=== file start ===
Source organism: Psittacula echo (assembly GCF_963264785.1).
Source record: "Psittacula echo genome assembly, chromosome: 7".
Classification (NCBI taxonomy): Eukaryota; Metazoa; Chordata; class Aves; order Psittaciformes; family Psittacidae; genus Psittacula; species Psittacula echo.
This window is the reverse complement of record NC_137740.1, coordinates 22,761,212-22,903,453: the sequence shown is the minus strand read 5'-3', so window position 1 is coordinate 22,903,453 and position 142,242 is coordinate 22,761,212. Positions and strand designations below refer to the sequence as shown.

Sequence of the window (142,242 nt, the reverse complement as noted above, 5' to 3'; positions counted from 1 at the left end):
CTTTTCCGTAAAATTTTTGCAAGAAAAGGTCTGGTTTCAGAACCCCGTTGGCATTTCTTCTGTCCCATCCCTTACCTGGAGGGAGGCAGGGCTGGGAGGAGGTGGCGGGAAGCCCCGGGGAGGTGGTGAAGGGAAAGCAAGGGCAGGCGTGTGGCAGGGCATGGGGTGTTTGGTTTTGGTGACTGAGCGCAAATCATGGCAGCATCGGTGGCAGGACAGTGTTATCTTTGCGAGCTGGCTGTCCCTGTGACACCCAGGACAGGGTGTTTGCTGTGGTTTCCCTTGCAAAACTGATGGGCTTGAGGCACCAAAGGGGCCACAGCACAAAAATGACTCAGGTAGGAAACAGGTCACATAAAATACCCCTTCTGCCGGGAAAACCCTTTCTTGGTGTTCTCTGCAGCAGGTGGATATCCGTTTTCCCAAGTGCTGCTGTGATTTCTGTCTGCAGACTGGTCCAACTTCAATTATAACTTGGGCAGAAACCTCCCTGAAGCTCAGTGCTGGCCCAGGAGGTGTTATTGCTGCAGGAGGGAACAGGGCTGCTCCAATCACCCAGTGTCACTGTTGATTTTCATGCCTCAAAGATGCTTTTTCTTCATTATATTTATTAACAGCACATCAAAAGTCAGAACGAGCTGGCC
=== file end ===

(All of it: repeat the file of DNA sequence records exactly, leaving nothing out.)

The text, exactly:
Source organism: Psittacula echo (assembly GCF_963264785.1).
Source record: "Psittacula echo genome assembly, chromosome: 7".
Classification (NCBI taxonomy): Eukaryota; Metazoa; Chordata; class Aves; order Psittaciformes; family Psittacidae; genus Psittacula; species Psittacula echo.
This window is the reverse complement of record NC_137740.1, coordinates 22,761,212-22,903,453: the sequence shown is the minus strand read 5'-3', so window position 1 is coordinate 22,903,453 and position 142,242 is coordinate 22,761,212. Positions and strand designations below refer to the sequence as shown.

Sequence of the window (142,242 nt, the reverse complement as noted above, 5' to 3'; positions counted from 1 at the left end):
CTTTTCCGTAAAATTTTTGCAAGAAAAGGTCTGGTTTCAGAACCCCGTTGGCATTTCTTCTGTCCCATCCCTTACCTGGAGGGAGGCAGGGCTGGGAGGAGGTGGCGGGAAGCCCCGGGGAGGTGGTGAAGGGAAAGCAAGGGCAGGCGTGTGGCAGGGCATGGGGTGTTTGGTTTTGGTGACTGAGCGCAAATCATGGCAGCATCGGTGGCAGGACAGTGTTATCTTTGCGAGCTGGCTGTCCCTGTGACACCCAGGACAGGGTGTTTGCTGTGGTTTCCCTTGCAAAACTGATGGGCTTGAGGCACCAAAGGGGCCACAGCACAAAAATGACTCAGGTAGGAAACAGGTCACATAAAATACCCCTTCTGCCGGGAAAACCCTTTCTTGGTGTTCTCTGCAGCAGGTGGATATCCGTTTTCCCAAGTGCTGCTGTGATTTCTGTCTGCAGACTGGTCCAACTTCAATTATAACTTGGGCAGAAACCTCCCTGAAGCTCAGTGCTGGCCCAGGAGGTGTTATTGCTGCAGGAGGGAACAGGGCTGCTCCAATCACCCAGTGTCACTGTTGATTTTCATGCCTCAAAGATGCTTTTTCTTCATTATATTTATTAACAGCACATCAAAAGTCAGAACGAGCTGGCC